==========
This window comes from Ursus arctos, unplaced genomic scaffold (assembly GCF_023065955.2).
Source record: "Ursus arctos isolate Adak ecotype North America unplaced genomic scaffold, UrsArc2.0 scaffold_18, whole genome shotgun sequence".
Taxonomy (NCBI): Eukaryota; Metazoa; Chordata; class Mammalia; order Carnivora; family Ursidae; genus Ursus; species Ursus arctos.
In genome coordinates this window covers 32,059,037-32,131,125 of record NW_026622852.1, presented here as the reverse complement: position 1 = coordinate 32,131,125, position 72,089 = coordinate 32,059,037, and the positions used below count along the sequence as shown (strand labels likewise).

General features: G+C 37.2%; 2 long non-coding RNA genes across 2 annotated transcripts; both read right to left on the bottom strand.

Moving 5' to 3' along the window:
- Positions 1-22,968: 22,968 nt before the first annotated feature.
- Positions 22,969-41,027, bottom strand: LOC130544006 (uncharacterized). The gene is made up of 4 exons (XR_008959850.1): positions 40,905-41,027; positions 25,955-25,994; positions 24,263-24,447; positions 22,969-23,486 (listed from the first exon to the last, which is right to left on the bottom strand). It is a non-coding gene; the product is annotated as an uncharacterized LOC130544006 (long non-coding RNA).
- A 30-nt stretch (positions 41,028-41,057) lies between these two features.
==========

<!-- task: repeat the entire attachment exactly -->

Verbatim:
This window comes from Ursus arctos, unplaced genomic scaffold (assembly GCF_023065955.2).
Source record: "Ursus arctos isolate Adak ecotype North America unplaced genomic scaffold, UrsArc2.0 scaffold_18, whole genome shotgun sequence".
Taxonomy (NCBI): Eukaryota; Metazoa; Chordata; class Mammalia; order Carnivora; family Ursidae; genus Ursus; species Ursus arctos.
In genome coordinates this window covers 32,059,037-32,131,125 of record NW_026622852.1, presented here as the reverse complement: position 1 = coordinate 32,131,125, position 72,089 = coordinate 32,059,037, and the positions used below count along the sequence as shown (strand labels likewise).

General features: G+C 37.2%; 2 long non-coding RNA genes across 2 annotated transcripts; both read right to left on the bottom strand.

Moving 5' to 3' along the window:
- Positions 1-22,968: 22,968 nt before the first annotated feature.
- Positions 22,969-41,027, bottom strand: LOC130544006 (uncharacterized). The gene is made up of 4 exons (XR_008959850.1): positions 40,905-41,027; positions 25,955-25,994; positions 24,263-24,447; positions 22,969-23,486 (listed from the first exon to the last, which is right to left on the bottom strand). It is a non-coding gene; the product is annotated as an uncharacterized LOC130544006 (long non-coding RNA).
- A 30-nt stretch (positions 41,028-41,057) lies between these two features.